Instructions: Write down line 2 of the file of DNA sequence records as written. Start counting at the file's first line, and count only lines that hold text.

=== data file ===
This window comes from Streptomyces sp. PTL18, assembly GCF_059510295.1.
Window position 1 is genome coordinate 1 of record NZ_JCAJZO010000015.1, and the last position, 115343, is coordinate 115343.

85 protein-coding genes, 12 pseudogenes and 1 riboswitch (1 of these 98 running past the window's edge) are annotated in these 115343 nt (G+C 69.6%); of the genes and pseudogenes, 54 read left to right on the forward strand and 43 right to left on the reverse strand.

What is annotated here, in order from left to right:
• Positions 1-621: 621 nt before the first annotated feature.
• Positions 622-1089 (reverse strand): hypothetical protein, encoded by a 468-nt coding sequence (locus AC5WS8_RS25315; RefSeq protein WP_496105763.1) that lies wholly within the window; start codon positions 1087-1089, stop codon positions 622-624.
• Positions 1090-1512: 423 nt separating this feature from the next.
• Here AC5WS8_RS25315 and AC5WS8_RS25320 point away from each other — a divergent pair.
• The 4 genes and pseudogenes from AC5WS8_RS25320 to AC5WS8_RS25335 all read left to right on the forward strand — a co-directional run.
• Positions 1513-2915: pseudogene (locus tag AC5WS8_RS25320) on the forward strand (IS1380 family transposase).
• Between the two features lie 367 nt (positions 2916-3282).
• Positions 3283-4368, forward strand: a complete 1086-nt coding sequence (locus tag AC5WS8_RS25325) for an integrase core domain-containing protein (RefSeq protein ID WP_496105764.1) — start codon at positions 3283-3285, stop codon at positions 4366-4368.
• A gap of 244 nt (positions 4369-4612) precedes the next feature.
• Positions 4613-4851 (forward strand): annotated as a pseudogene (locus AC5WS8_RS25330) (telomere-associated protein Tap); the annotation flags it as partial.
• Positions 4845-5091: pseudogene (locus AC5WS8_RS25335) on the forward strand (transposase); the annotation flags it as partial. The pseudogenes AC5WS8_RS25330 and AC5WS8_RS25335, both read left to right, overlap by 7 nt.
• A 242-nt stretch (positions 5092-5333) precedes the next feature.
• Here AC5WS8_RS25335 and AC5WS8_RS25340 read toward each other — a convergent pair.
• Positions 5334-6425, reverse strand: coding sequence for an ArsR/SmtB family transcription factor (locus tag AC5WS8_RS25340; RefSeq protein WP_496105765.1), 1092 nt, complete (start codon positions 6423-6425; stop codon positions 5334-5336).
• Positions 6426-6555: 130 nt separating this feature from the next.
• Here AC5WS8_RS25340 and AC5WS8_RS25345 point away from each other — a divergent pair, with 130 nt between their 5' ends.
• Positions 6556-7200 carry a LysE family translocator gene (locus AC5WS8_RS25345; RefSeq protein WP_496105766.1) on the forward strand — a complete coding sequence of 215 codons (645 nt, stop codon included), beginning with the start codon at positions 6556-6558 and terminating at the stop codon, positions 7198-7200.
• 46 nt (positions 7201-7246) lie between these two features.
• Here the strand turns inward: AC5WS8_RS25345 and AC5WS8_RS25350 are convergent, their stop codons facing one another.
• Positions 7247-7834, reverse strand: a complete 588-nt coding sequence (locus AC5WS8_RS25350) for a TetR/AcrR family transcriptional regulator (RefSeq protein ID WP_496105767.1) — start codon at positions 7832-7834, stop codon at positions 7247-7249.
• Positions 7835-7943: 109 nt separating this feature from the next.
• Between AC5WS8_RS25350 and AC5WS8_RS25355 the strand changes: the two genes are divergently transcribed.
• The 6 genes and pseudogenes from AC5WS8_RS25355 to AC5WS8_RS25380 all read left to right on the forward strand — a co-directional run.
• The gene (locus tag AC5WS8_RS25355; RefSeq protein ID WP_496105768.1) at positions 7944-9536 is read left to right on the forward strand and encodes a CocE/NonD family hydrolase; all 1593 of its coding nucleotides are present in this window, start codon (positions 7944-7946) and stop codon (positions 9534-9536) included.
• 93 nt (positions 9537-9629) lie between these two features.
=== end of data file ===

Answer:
Window position 1 is genome coordinate 1 of record NZ_JCAJZO010000015.1, and the last position, 115343, is coordinate 115343.